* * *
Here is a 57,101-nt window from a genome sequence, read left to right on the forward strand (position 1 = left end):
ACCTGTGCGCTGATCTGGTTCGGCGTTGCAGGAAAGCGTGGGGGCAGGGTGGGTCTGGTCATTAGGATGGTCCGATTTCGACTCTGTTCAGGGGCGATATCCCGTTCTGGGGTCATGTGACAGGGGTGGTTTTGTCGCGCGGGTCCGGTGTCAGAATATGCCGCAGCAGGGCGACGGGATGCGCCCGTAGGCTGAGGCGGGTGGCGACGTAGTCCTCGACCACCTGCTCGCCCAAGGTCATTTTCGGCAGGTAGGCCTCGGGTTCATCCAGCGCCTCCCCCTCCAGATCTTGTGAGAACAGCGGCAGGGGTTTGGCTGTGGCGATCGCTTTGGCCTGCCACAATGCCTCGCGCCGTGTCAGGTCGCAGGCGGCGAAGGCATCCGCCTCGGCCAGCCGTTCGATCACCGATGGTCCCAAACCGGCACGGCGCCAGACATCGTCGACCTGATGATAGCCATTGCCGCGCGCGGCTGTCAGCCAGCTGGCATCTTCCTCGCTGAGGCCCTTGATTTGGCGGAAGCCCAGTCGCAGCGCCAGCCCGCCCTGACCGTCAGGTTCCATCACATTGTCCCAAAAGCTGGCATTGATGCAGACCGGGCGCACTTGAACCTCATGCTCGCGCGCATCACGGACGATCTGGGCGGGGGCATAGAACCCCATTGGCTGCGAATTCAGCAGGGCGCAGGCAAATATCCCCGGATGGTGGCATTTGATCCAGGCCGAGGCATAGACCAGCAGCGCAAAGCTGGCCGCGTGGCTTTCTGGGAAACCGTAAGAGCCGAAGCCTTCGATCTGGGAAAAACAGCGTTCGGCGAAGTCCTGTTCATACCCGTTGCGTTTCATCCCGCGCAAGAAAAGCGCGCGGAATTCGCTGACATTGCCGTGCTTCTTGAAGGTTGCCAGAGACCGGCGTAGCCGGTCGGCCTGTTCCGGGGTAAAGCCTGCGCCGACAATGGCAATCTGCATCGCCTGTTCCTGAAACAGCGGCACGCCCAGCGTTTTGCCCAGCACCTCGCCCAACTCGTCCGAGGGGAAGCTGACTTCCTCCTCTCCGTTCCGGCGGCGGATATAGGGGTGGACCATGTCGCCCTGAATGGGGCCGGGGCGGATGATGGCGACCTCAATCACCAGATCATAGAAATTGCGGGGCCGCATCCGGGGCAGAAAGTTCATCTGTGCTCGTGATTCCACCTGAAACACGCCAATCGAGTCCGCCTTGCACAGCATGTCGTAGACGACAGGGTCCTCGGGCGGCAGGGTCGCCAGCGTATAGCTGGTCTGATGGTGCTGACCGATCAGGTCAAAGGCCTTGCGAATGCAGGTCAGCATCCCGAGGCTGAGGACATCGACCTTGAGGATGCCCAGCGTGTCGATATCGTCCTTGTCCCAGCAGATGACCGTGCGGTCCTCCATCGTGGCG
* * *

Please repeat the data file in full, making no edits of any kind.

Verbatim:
Here is a 57,101-nt window from a genome sequence, read left to right on the forward strand (position 1 = left end):
ACCTGTGCGCTGATCTGGTTCGGCGTTGCAGGAAAGCGTGGGGGCAGGGTGGGTCTGGTCATTAGGATGGTCCGATTTCGACTCTGTTCAGGGGCGATATCCCGTTCTGGGGTCATGTGACAGGGGTGGTTTTGTCGCGCGGGTCCGGTGTCAGAATATGCCGCAGCAGGGCGACGGGATGCGCCCGTAGGCTGAGGCGGGTGGCGACGTAGTCCTCGACCACCTGCTCGCCCAAGGTCATTTTCGGCAGGTAGGCCTCGGGTTCATCCAGCGCCTCCCCCTCCAGATCTTGTGAGAACAGCGGCAGGGGTTTGGCTGTGGCGATCGCTTTGGCCTGCCACAATGCCTCGCGCCGTGTCAGGTCGCAGGCGGCGAAGGCATCCGCCTCGGCCAGCCGTTCGATCACCGATGGTCCCAAACCGGCACGGCGCCAGACATCGTCGACCTGATGATAGCCATTGCCGCGCGCGGCTGTCAGCCAGCTGGCATCTTCCTCGCTGAGGCCCTTGATTTGGCGGAAGCCCAGTCGCAGCGCCAGCCCGCCCTGACCGTCAGGTTCCATCACATTGTCCCAAAAGCTGGCATTGATGCAGACCGGGCGCACTTGAACCTCATGCTCGCGCGCATCACGGACGATCTGGGCGGGGGCATAGAACCCCATTGGCTGCGAATTCAGCAGGGCGCAGGCAAATATCCCCGGATGGTGGCATTTGATCCAGGCCGAGGCATAGACCAGCAGCGCAAAGCTGGCCGCGTGGCTTTCTGGGAAACCGTAAGAGCCGAAGCCTTCGATCTGGGAAAAACAGCGTTCGGCGAAGTCCTGTTCATACCCGTTGCGTTTCATCCCGCGCAAGAAAAGCGCGCGGAATTCGCTGACATTGCCGTGCTTCTTGAAGGTTGCCAGAGACCGGCGTAGCCGGTCGGCCTGTTCCGGGGTAAAGCCTGCGCCGACAATGGCAATCTGCATCGCCTGTTCCTGAAACAGCGGCACGCCCAGCGTTTTGCCCAGCACCTCGCCCAACTCGTCCGAGGGGAAGCTGACTTCCTCCTCTCCGTTCCGGCGGCGGATATAGGGGTGGACCATGTCGCCCTGAATGGGGCCGGGGCGGATGATGGCGACCTCAATCACCAGATCATAGAAATTGCGGGGCCGCATCCGGGGCAGAAAGTTCATCTGTGCTCGTGATTCCACCTGAAACACGCCAATCGAGTCCGCCTTGCACAGCATGTCGTAGACGACAGGGTCCTCGGGCGGCAGGGTCGCCAGCGTATAGCTGGTCTGATGGTGCTGACCGATCAGGTCAAAGGCCTTGCGAATGCAGGTCAGCATCCCGAGGCTGAGGACATCGACCTTGAGGATGCCCAGCGTGTCGATATCGTCCTTGTCCCAGCAGATGACCGTGCGGTCCTCCATCGTGGCG